A few weeks ago I wrote a post for From The Mixed-Up Files about Readers Theater and frankly I was shocked by the reaction! SO MANY PEOPLE (teachers and authors included) had never heard of Readers Theater! Teachers were excited about trying it out as soon as school starts in the fall. And writers emailed, called, and even tracked me down at a book festival to ask how to write a Readers Theater script of their own.
What is Readers Theater? I covered that in the earlier post and I won’t go into detail again here, but basically it’s a script that dramatizes a scene in your book. Picture books make great readers theater but so do YA novels. There are no limits! I’ve even put on Readers Theater for my biography SOAR, ELINOR! Nonfiction isn’t out of bounds– a dramatic performance of a real life story can bring musty dusty history to life.
SOOOOOO, you say, how do I get in on this Readers Theater thing? My publisher hasn’t offered to write one and I’m no playwright. Don’t sweat it. Writing Readers Theater is easy! WAY easier than writing the book in the first place.
There are two “genre’s” of Readers Theater– scripts that stick to the actual words printed in your book or adaptive scripts that stick to the spirit of the work but perhaps skip over some of the narration and tell the story with more dialog.
Christopher Paul Curtis’ script for Bud, Not Buddy is a great example of one that sticks close to the original. Since most of the scene dramatized is narrated the writer chose to use a whole cast of “actor narrators” to tell the story along with actors portraying Bud and the librarian. If a group is reading the novel along with performing a Readers Theater piece and being attached to the text is important this is definitely the way to go– especially when a book has a super strong voice like Bud, Not Buddy.
Other times you might chose to move a little “off the page,” summarizing some backstory and punching up the dialog lines to make a tight, fun to perform script. This was how I chose to write the Readers Theater- THE MAP OF ME. I perform it at signings and book festivals where the audience is unlikely to have the book’s text right in front of them, and my goal is to convey a tantalizing taste of my book rather than a detailed study. Result? Every time I perform my Readers Theater the audience seems to love it. And they buy the book to read more!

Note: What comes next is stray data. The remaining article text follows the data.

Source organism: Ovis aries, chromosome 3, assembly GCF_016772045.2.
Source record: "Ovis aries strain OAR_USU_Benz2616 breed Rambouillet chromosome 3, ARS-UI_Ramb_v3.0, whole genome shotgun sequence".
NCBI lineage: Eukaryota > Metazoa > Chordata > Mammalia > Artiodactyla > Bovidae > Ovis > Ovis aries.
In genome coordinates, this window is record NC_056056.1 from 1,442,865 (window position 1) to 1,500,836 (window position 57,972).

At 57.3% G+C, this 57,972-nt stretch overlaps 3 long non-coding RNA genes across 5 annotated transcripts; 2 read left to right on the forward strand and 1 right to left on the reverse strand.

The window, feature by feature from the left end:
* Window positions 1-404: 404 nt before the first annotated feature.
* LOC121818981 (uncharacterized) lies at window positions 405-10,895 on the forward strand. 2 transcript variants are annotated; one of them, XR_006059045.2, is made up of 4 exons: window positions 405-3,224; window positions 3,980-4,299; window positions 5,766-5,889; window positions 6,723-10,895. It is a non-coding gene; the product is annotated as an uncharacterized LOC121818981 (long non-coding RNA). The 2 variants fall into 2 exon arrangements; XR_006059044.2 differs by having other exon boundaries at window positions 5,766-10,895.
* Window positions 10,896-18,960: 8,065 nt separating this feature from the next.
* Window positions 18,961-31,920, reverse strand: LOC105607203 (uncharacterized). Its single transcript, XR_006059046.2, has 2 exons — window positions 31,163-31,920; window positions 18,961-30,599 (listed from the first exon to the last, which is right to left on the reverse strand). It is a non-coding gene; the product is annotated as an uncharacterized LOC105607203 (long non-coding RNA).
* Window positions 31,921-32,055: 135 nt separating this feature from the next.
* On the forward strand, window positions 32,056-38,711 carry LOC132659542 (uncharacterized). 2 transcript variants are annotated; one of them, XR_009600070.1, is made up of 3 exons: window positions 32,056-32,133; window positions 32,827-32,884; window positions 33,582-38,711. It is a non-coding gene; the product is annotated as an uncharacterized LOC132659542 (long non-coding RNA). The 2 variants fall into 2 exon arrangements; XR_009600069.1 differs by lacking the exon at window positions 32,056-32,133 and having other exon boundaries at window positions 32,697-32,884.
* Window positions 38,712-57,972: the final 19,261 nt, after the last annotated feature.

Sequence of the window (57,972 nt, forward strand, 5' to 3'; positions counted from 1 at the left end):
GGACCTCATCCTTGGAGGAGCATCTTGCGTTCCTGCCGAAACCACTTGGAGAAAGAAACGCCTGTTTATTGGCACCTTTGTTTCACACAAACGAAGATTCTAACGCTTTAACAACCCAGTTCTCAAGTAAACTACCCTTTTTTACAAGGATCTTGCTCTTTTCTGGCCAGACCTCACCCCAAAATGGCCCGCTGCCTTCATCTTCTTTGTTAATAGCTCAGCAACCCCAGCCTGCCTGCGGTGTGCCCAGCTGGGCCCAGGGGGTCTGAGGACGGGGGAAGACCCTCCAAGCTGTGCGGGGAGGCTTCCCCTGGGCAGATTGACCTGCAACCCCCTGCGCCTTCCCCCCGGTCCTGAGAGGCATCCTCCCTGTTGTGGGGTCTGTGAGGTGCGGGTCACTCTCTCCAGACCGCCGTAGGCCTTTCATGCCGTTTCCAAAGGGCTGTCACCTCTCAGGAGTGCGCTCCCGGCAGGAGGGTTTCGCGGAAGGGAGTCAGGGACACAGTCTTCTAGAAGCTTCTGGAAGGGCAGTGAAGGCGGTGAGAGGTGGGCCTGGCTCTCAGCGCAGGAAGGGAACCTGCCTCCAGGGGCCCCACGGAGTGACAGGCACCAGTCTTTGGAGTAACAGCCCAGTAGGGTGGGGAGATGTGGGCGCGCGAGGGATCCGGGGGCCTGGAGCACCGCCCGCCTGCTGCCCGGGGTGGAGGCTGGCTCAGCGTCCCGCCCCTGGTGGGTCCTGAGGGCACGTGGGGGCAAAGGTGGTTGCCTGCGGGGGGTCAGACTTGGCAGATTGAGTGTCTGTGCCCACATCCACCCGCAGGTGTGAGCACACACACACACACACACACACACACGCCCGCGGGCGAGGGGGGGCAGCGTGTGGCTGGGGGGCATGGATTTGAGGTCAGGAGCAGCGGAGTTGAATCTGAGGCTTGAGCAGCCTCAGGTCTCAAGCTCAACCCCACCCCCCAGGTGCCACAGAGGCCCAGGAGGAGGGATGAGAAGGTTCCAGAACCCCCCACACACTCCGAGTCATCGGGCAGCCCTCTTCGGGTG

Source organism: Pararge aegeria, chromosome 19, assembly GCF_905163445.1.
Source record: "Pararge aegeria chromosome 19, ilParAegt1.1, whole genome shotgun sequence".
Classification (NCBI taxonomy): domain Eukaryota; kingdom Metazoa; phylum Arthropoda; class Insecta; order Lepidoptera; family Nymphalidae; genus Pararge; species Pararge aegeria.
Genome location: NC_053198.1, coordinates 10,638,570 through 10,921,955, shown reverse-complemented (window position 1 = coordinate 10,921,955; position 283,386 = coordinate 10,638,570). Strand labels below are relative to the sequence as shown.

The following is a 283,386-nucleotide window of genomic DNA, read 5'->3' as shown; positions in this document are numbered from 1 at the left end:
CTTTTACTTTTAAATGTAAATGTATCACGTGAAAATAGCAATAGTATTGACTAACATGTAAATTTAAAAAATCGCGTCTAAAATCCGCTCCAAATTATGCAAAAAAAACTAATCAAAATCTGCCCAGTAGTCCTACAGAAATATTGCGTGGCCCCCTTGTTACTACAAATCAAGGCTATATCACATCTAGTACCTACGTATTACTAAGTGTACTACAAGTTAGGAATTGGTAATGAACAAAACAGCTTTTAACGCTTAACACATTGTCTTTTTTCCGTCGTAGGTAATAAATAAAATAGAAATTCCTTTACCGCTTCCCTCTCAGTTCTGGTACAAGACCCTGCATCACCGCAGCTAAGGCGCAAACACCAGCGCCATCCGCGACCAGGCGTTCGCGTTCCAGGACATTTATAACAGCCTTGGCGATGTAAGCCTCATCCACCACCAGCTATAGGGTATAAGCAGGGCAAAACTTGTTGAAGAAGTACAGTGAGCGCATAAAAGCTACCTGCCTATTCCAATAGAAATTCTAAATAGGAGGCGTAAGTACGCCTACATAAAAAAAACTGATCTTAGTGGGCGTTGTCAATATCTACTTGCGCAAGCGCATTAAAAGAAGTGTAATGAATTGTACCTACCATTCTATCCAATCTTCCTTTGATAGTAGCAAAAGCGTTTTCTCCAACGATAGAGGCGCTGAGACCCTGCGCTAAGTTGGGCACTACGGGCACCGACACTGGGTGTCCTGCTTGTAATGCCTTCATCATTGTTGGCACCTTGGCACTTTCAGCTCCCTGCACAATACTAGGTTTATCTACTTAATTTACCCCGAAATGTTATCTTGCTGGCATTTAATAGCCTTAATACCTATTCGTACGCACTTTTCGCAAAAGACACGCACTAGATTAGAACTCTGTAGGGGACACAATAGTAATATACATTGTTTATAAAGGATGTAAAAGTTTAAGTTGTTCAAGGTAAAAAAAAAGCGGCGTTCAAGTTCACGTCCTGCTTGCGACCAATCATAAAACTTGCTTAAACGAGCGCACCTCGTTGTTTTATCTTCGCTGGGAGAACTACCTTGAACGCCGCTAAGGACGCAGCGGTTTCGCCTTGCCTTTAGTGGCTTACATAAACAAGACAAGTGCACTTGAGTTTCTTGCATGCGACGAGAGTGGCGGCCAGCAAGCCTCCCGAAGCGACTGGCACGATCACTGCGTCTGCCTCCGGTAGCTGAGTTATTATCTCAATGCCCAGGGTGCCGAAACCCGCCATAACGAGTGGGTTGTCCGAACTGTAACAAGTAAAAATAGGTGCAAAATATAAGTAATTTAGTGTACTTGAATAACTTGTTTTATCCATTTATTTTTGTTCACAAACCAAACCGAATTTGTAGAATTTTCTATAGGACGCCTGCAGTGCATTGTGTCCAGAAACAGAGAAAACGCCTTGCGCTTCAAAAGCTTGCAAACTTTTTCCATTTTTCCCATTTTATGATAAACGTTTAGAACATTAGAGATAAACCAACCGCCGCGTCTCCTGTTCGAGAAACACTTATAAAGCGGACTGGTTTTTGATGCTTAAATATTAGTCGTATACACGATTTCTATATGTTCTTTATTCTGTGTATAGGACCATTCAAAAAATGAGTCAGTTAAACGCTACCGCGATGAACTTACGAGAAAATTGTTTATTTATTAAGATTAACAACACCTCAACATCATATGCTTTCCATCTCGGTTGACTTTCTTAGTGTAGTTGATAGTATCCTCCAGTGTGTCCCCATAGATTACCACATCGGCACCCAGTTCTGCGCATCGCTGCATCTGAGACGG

Here are a few tips for writing your own Readers Theater-
* Chose a great scene. Readers Theater is short and sweet so you’ve got to pack a dramatic punch from the first line. The best way to do that is with an iconic scene from your book.
* Consider cast size. There are eight actors in the Bud, Not Buddy script. That’s wonderful if the Readers Theater is produced in a classroom– the more participants the better, plus there will be practice time. But if you’re putting on a show at a signing simple is probably better. My script features my two main characters and a narrator.
* Keep the lines short and easy to read. Most of the time you’ll use child reader/actors and they might see the script for the first time as they are performing. Don’t embarrass your actors (or yourself) with tangled language and leave the solilquys to Shakespeare.
*Color code the parts. I printed three custom scripts for my actors- with the text of each actor’s lines printed in red on his own script. It’s easier to keep on track with your lines stand out. And since I saved the files I can print out more colorful custom copies any time I want.
* Keep the whole darn thing short! This isn’t supposed to be an epic reenactment of The Odyssey. It’s just a glimpse. Don’t give your audience a chance to get bored.
* Props/No Props? The simpler the better, although a couple of fun things can bring your scene to life in a hurry. I bought an inexpensive toy steering wheel and a crown for THE MAP OF ME’s Readers Theater so from the start audiences know Peep is a “pretty little princess” and Margie is in the drivers seat!
*Have fun! Don’t treat this as a movie screen test or a Broadway performance. The book is the thing… this is just for fun!
Do you have any favorite Readers Theater scripts? What tips and tricks have you used to show your book off “on the boards”????
~Tami Lewis Brown